I have two children only 16 months apart. I had them when I was 21 and 23 years old. (Yes I was a child bride.) I am now a lot older than that. (Hint: those kids are in their 30’s.) How on earth did I manage two little ones with no car and a husband who was working long hours? I’ve obviously forgotten how difficult it was and only remember the fun bits because yesterday afternoon was exhausting! But also a lot of fun. And the husband was home at the time so he could help babysit our two-year-old and one-month-old grandkids. I’d do it again in an instant. But not today please!
Good thing my Stargazer grandson is willing to take the bottle. His sister Sprout was definitely Not Interested as a baby and so it was difficult for anyone else to feed her until she was willing and able to take other things besides mommy. It was so neat to bottle-feed a baby again — it’s been a very long time since we’ve had the chance. Kept him from yelling so loud my hearing aids just about blew up too. That kid has lungs! It was also really fun to play two-year-old games of hide-and-seek and building tunnels with Mega-Bloks for the toy cars to run through. I love how little kids’ minds work. You can almost hear the gears going as they figure things out. So cute.
Meanwhile, their mom & dad had a great time at the movie (Letters from Iwo Jima). She fell asleep during the bombing! Guess feeding the ducks the day before was exhausting. Or maybe it’s being a new mom of two little ones and being woken up for middle-of-the-night feeds? Makes me tired just thinking about it. Been there; done that. That’s why we have grandchildren so we can have all the fun and then give them back to their parents. Works for me.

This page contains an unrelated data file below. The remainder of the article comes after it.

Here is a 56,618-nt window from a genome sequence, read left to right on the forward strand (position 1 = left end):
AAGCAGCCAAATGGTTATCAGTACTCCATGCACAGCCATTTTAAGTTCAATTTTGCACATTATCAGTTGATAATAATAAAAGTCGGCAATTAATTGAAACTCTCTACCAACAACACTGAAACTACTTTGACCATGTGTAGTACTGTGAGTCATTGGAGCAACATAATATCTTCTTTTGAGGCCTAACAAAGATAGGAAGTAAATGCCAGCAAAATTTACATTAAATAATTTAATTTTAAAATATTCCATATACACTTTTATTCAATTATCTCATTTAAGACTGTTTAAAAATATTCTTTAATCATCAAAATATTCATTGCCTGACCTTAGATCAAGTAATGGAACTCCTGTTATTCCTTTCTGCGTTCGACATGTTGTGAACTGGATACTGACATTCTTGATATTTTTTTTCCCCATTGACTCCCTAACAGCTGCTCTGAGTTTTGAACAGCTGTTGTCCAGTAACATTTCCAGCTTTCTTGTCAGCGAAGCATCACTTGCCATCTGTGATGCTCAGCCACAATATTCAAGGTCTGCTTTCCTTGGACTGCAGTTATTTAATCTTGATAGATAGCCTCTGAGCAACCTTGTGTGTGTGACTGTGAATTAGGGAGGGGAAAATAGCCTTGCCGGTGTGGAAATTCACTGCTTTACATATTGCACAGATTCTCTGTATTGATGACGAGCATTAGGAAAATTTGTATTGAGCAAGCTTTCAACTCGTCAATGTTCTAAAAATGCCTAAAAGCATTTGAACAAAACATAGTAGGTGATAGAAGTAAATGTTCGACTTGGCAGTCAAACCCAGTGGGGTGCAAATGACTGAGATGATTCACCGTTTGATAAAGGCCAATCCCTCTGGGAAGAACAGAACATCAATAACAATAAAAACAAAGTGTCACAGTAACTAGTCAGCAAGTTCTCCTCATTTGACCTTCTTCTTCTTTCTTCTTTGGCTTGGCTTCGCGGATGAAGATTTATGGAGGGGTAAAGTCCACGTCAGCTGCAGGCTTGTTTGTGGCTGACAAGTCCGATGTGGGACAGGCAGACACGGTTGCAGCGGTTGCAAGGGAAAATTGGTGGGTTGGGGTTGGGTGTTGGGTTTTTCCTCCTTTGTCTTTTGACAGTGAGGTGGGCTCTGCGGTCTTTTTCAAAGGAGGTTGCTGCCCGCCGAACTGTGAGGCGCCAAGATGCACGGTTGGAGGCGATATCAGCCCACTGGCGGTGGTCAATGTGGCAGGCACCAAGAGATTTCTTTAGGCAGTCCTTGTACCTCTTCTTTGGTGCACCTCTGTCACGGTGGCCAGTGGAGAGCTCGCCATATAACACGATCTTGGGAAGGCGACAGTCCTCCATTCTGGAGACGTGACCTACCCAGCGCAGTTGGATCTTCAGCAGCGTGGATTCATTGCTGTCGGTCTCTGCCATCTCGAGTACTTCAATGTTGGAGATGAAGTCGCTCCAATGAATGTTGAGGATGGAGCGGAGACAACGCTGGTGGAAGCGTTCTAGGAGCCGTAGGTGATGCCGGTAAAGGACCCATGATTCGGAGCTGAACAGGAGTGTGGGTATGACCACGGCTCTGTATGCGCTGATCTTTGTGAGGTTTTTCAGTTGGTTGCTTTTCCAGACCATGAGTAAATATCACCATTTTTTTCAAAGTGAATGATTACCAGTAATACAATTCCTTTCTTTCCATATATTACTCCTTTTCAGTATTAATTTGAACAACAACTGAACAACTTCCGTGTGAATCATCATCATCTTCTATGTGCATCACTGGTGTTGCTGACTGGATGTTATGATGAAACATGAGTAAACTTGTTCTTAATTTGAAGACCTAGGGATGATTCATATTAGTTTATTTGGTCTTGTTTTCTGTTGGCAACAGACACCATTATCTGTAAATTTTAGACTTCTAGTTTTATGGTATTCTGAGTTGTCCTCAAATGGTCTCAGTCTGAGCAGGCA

Speaking of that Ninja guy, I’m up to nearly the toe on one of his socks and just past the gusset on the other. They’re coming along. I also managed to use my new Knit Visualizer software to chart the decreases for the top of my Penelope Beret. I want the pattern (diagonal lace lines studded with beads) to flow into the decreases at the crown. If I decrease every row it will interfere with the lines so I’m going to try decreasing twice as often every other row. It should come out to the same shape. I hope. I’m dividing the crown into 12 wedges instead of 6 and leaving out one of the yarn-overs instead of doing an actual decrease stitch. Looks good on the chart. At least I hope this will work. Wish me luck. The worst that can happen is that I’ll have to frog the crown and start over. No biggie.
Every part of a beret or tam works with every other part to make the blocked size. So it’s really hard to judge how big to make any of those parts. Of course the part that goes around your head has to fit on not too tight or too loose but snugly comfortable. Then you increase in one row for the main part which actually gets folded in half when blocked. However it’s really a straight piece of knitting. How long is the question. Too long and the tam is floppy. Too short and it becomes a beanie instead of a tam. Lastly there’s the crown or “wheel” as Mary Rowe calls it in her helpful book “Knitted Tams”. That’s where you decrease to form the flat part. If this part is wider, then the straight section needs to be shorter to compensate or again you get a large tam. I don’t like huge floppy tams. I have very little hair so they look totally silly on me. Smaller is better but I still want it to look like a tam. Sorry, beret. Whatever. We used the terms interchangeably when I had to wear a felted woolen one for the first 9 years of school. This is Canada. We’re bilingual. Heh. Wonder what they call it in Cantonese?